The Wadi Rum Protected Area in Jordan has been declared a World Heritage Site, becoming the 211th natural site to join UNESCO’s prestigious list.
In addition, the Ancient Beech Forests of Germany, an extension to the Primeval Beech Forests of the Carpathians, an existing World Heritage Site in Slovakia and Ukraine, has also been approved by the World Heritage Committee.
IUCN, the independent advisory body on nature to UNESCO, presented the findings of its comprehensive evaluations of the natural values of 13 nominated sites to the World Heritage Committee and recommended for inscription three sites. The Lakes System in the Great Rift Valley in Kenya, the Ningaloo Coast in Australia and the Ogasawara Islands in Japan were all added to the World Heritage List yesterday.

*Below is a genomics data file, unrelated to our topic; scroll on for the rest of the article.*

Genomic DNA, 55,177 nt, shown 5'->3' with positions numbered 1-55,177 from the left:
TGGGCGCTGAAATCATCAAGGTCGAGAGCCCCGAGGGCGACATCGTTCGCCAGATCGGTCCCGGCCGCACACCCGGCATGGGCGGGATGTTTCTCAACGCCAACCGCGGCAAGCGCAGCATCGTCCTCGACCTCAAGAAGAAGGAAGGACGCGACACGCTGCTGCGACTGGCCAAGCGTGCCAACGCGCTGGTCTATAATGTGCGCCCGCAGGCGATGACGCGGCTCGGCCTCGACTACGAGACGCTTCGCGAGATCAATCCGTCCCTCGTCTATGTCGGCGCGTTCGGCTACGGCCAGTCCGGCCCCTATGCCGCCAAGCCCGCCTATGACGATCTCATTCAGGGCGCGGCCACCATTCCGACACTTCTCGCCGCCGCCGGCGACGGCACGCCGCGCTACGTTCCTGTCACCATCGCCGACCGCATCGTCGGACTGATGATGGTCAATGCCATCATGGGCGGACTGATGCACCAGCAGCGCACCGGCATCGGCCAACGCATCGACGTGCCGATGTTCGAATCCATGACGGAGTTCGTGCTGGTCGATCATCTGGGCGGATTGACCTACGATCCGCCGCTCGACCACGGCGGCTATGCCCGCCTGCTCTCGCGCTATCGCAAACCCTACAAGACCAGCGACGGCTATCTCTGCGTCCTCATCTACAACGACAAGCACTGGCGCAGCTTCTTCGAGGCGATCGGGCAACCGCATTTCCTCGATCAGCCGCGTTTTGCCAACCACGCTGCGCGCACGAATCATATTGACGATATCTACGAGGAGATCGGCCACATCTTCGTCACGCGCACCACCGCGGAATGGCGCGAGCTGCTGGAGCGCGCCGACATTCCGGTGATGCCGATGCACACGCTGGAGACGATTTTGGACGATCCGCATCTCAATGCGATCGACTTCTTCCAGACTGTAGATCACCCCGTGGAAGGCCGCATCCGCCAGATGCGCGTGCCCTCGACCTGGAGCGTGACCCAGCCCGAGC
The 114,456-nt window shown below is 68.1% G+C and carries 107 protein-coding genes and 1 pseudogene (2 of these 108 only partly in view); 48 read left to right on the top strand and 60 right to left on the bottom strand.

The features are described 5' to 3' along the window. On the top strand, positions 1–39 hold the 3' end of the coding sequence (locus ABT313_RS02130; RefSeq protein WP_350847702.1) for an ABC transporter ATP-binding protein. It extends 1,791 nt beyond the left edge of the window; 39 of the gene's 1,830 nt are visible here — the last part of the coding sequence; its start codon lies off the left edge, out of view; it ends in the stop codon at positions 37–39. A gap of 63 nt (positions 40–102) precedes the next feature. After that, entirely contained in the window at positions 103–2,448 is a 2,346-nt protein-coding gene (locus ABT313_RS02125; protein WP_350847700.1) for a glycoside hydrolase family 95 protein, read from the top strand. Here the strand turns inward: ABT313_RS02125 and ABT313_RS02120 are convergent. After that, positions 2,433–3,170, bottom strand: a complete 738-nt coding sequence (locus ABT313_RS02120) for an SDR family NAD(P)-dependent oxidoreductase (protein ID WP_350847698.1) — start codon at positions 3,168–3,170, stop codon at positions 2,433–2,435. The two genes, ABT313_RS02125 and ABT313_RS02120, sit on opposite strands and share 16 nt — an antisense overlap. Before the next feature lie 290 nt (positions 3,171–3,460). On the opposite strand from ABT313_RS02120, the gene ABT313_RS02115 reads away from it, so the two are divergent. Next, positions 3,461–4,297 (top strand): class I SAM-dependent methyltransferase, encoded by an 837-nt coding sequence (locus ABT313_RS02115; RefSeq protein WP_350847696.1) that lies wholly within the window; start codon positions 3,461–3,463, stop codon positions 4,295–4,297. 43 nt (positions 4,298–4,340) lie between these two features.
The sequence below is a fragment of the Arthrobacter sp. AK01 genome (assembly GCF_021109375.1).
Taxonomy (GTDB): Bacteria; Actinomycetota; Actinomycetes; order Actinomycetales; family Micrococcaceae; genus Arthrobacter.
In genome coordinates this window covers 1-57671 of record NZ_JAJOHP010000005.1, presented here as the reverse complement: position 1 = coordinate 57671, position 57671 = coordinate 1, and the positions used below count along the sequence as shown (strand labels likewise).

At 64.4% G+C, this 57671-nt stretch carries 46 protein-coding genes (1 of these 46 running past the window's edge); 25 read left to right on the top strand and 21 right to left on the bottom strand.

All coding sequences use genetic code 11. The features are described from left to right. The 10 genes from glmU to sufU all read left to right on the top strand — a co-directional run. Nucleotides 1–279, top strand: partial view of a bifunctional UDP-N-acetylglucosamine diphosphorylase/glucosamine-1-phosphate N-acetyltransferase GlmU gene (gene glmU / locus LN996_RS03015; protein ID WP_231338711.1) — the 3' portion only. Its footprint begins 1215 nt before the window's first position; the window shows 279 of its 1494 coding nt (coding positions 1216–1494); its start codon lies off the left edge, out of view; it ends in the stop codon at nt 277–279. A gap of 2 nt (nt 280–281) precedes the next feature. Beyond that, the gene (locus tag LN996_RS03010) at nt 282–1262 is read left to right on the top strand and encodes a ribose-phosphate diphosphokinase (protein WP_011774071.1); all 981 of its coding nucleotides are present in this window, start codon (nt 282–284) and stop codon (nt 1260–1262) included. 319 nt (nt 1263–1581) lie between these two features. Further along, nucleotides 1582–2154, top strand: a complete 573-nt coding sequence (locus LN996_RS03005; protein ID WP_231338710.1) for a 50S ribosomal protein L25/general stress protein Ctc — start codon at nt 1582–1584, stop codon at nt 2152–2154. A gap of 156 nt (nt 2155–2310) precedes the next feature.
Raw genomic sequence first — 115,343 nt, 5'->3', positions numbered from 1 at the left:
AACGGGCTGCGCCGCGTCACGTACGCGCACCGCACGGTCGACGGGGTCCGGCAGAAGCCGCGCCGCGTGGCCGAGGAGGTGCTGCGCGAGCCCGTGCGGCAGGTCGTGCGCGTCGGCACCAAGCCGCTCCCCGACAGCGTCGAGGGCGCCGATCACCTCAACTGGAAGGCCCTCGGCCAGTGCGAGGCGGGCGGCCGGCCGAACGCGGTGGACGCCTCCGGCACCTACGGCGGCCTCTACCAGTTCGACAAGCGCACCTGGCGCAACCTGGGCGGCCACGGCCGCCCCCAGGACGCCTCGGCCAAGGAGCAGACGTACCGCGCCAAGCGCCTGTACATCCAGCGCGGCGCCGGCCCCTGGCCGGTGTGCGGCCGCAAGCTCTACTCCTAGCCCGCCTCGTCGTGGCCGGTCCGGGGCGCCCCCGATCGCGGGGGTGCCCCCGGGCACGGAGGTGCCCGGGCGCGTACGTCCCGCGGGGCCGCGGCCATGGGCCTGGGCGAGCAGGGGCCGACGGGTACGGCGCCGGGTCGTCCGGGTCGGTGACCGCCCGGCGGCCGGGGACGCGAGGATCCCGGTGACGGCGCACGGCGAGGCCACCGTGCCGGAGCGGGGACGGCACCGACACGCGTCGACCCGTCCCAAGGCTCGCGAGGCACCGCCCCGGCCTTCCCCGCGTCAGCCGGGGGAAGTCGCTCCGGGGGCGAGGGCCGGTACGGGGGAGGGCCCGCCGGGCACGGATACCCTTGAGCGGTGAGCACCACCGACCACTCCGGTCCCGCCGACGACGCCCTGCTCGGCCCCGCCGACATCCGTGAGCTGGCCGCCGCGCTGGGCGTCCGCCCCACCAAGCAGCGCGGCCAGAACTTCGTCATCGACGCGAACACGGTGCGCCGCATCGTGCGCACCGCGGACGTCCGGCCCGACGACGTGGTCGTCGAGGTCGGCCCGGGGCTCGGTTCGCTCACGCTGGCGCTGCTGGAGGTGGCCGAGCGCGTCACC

The Wadi Rum Protected Area in Jordan, a mixed natural and cultural site added to the List today, is located in the southern part of Jordan close to the border with Saudi Arabia and forms a major part of the Hisma desert. The highly varied desert landscape is the product of millions of years of geological processes, and thousands of years of interactions between humans and nature in a hostile desert environment. The human settlements in Wadi Rum go back to 12,000 years.
“Wadi Rum is composed of scenically stunning natural and cultural attributes in a lived-in desert environment where geology has been the ever-present artist,” says Allen Putney, Vice-Chair for World Heritage of IUCN’s World Commission on Protected Areas. “IUCN welcomes this inscription and hopes that it will lead to enhanced protection and management of the site.”
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